Over the last year, MCC UN Office staff, Kati Garrison (Program and Advocacy Associate) and Abby Hershberger (Program Assistant), have been following the process of drafting the Global Compact for Safe, Orderly and Regular Migration (GCM) document (see Part 1 in this blog series). Both attended GCM negotiations to ensure to establish a connection between the high-level processes in New York with national governments, including the Canadian Mission, and MCC’s on the ground programs.
Throughout the GCM drafting process, Canada positioned itself at the forefront of the effort to create a framework that is beneficial to all. The MCC UN Office was pleased that many of Canada’s interventions addressed the importance of intersecting gender sensitive language in the GCM document. This contributed to a final draft that recognizes the additional challenges that women face when migrating. Many women and their children face obstacles when trying to confirm their nationality in a country of destination, which can leave them stateless and unable to access essential services. The finished text incorporates suggestions to remedying these challenges including, “ensuring that women and men can equally confer their nationality to children born in another state’s territory, especially in situations where a child would otherwise be stateless” (Objective 4e).
However, as we anticipate the installment of the GCM at the upcoming summit in Morocco in December, it is critical to keep momentum going behind member states like Canada and making the move from high level negotiations to practical steps. December’s summit will be more than just formalizing the GCM, as member states have been asked to submit proposals for specific actions to help put the principles of the compact in motion.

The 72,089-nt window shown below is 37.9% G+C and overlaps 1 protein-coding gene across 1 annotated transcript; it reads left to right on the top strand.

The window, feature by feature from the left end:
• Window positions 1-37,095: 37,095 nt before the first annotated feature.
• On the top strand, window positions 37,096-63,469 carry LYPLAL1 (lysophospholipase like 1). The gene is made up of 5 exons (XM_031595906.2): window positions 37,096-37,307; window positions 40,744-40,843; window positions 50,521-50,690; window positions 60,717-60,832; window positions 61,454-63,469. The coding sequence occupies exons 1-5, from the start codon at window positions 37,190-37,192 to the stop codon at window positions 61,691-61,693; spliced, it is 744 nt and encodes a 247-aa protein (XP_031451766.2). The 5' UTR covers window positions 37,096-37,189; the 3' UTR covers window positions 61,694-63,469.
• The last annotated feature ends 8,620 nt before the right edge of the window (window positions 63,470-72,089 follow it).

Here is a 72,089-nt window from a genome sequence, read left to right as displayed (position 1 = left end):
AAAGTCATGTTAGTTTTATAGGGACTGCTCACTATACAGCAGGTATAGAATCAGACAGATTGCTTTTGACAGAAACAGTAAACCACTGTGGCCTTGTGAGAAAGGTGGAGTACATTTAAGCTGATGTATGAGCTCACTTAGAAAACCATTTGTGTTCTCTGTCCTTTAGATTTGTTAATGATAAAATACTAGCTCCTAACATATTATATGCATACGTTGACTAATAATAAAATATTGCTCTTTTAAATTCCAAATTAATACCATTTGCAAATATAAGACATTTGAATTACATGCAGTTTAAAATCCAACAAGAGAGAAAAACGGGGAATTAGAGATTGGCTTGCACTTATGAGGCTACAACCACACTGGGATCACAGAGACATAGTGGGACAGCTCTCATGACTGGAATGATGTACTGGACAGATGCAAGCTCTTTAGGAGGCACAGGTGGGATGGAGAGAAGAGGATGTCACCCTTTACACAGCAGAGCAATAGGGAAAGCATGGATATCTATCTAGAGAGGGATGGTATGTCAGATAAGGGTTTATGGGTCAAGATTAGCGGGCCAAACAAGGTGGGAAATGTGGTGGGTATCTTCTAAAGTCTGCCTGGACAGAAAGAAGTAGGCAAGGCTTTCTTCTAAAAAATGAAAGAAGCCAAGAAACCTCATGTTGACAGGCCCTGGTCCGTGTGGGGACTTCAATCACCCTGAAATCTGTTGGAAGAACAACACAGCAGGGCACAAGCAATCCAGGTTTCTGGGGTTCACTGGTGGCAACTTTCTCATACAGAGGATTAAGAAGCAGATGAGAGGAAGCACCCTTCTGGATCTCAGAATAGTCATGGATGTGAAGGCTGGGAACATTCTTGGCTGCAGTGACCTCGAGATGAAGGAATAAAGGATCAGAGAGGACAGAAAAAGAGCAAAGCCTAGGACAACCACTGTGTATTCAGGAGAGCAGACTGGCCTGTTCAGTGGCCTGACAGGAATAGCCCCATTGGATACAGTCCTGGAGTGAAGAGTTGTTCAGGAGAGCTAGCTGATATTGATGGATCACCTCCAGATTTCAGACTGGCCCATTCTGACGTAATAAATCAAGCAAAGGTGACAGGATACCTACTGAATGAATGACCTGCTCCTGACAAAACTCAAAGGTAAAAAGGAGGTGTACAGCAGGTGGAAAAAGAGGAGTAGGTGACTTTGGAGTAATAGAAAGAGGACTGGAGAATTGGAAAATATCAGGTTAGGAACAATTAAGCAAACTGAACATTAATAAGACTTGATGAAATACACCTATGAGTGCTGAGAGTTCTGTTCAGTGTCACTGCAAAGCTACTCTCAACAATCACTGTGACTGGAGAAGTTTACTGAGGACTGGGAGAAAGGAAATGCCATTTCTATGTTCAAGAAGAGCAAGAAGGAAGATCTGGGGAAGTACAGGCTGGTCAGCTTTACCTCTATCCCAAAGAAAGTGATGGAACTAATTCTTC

For that reason, at the end of August, Kati and Abby, along with MCC’s Ottawa Office staff, Bekah Sears (Policy Analyst) and Leona Lortie (Public Engagement and Advocacy Coordinator) reached out to Canadian Members of Parliament from various parties, to ensure the GCM and its principles were high on the Canadian government’s radar, and that Canada continues being a leader on global migration.
These are our three primary advocacy asks:
- Grant migrants access to basic services free from the risk of having their personal information shared with immigration enforcement officials.
The GCM acknowledges a shared responsibility among member states “to ensure that all migrants, regardless of their migration status, can exercise rights through safe access to basic services.”
- Uphold the human right of non-refoulement.
Non-refoulement is a tenet of international human rights law that prohibits states from returning migrants to situations when there are “substantial grounds for believing that the person would be at risk of irreparable harm upon returning, including persecution, torture, ill-treatment or other serious human rights violations.” The principle remains contentious among some member states who want more control over how they conduct returns.
- Include civil society and migrant voices as integral components in implementing the GCM.
The text of the GCM is lengthy and detailed, but the way member states implement the commitments will be the true test of the weight of its words. MCC, both the UN and Ottawa offices believe that effective action plans must include multiple actors, including civil society and migrant voices.
Our MCC team had productive and encouraging conversations with each MP office and is optimistic that Canada would indeed vote in favour of the GCM. We look forward to engaging in similar conversation in the month leading up to the GCM adoption in December with other member states and actors on the ground.
– By Abby Hershberger, Program Assistant, MCC United Nations Office